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On organizing a sequential auction: results from a natural experiment by Christie's


  • Victor Ginsburgh
  • Jan C. van Ours


In empirical studies of sequential auctions of identical objects prices have been found to decline. We study three ascending price auctions of ancient Chinese porcelain recovered from shipwrecks, in which there are very long sequences of lots containing the same number of identical objects. In the three auctions different setups were used. We exploit these 'natural experiments' to examine whether some sequences generate more revenue than others. Our results point to the fact that a sequence of lots each of which contains the same numbers of items generates more revenue than lots with varying numbers of items. We also find that over a sequence of lots hammer prices decline and converge to some limit value, which is larger than the pre-sale estimate in the first two sales, and is equal to the pre-sale estimate in the third one. Copyright 2007, Oxford University Press.

Suggested Citation

  • Victor Ginsburgh & Jan C. van Ours, 2007. "On organizing a sequential auction: results from a natural experiment by Christie's," Oxford Economic Papers, Oxford University Press, vol. 59(1), pages 1-15, January.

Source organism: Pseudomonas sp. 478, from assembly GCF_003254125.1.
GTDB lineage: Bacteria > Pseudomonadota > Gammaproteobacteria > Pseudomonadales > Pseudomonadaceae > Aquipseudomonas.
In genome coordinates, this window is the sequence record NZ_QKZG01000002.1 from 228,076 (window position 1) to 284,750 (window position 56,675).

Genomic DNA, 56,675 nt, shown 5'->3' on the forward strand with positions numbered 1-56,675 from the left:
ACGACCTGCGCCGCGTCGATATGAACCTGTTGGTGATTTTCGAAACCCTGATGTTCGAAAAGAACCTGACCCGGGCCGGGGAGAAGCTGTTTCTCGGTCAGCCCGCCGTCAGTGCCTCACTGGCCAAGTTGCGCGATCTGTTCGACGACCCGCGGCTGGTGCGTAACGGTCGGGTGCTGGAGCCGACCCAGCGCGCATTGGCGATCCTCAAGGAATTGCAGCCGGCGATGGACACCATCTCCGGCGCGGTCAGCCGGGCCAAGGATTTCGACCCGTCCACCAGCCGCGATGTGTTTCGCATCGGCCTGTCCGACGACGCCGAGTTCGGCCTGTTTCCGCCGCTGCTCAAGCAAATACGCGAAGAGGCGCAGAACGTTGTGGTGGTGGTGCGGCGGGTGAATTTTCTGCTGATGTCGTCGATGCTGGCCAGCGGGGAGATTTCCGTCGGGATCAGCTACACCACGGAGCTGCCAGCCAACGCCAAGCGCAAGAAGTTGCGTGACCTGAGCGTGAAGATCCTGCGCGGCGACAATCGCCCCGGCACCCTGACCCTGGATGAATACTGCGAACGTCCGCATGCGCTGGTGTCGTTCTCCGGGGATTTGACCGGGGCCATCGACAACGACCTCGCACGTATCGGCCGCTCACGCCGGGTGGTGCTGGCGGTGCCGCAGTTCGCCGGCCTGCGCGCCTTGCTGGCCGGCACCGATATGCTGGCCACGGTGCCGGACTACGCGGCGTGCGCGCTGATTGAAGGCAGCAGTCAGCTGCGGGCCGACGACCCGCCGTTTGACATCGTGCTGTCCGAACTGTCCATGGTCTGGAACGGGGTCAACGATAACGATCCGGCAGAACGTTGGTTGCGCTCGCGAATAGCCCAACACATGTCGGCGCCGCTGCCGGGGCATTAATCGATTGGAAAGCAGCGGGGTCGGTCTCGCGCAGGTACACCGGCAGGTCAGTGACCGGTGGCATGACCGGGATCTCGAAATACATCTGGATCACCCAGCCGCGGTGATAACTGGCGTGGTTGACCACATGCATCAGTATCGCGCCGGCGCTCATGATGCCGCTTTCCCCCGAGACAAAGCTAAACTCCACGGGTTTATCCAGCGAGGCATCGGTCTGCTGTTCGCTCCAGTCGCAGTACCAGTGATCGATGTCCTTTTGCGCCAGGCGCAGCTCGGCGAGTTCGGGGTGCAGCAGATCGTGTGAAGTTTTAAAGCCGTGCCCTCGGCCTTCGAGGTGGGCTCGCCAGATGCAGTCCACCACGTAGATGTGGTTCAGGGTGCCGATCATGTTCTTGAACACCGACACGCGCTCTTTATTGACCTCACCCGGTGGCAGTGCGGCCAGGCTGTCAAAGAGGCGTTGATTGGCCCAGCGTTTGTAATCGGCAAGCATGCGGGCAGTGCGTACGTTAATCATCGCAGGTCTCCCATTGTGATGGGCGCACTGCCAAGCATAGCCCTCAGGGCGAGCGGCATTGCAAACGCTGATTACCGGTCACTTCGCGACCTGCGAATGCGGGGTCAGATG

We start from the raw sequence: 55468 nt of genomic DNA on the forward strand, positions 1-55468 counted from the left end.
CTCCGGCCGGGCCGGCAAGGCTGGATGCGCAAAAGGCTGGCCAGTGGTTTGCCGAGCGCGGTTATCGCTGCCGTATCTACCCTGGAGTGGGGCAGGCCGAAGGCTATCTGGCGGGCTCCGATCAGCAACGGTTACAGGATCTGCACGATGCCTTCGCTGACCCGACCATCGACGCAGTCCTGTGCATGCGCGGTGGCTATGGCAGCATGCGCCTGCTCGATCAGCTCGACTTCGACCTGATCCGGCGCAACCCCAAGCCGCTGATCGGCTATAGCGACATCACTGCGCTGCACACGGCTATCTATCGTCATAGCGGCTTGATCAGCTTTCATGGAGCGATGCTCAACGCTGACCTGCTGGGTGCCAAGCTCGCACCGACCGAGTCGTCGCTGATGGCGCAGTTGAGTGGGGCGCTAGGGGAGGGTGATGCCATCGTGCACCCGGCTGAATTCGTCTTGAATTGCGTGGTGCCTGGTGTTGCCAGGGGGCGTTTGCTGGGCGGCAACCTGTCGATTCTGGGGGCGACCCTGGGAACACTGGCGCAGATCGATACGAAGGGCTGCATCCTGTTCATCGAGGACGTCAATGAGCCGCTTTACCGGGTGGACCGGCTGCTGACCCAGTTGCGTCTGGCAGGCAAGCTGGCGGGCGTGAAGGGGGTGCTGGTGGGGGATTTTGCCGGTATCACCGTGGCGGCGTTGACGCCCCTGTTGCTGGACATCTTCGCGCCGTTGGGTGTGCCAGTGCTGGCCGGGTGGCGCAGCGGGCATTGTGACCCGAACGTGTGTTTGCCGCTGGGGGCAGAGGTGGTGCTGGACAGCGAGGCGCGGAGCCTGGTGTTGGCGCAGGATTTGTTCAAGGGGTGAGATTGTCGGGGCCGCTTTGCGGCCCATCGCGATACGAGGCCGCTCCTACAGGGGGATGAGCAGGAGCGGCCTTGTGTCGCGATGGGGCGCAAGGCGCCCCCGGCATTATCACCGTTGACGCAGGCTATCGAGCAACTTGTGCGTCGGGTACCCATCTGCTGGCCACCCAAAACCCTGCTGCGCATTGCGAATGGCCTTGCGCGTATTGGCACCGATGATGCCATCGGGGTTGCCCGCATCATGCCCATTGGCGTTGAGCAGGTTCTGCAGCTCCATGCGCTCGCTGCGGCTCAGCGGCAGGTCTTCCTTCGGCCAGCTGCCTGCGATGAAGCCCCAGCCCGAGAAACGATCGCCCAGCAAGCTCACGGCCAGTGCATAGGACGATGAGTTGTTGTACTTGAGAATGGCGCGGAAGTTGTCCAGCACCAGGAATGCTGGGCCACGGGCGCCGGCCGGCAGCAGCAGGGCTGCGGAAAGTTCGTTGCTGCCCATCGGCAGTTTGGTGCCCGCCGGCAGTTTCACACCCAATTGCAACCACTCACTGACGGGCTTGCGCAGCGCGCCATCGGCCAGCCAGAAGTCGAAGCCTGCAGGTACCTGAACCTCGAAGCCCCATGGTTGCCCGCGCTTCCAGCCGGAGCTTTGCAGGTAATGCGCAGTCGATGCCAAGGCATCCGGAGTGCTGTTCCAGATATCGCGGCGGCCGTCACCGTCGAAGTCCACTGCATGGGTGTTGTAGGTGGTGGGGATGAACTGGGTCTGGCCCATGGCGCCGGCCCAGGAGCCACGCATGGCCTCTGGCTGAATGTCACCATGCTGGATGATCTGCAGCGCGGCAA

• Handle: RePEc:oup:oxecpp:v:59:y:2007:i:1:p:1-15

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    Cited by:

    1. Sofia Izquierdo Sanchez & Maria Navarro Paniagua, 2017. "Hollywood’s Wage Structure and Discrimination," Working Papers 152465718, Lancaster University Management School, Economics Department.
    2. Dakshina Garfield De Silva & Marina Gertsberg & Georgia Kosmopoulou & Rachel Pownall, 2017. "Dealer Networks in the World of Art," Working Papers 198144199, Lancaster University Management School, Economics Department.

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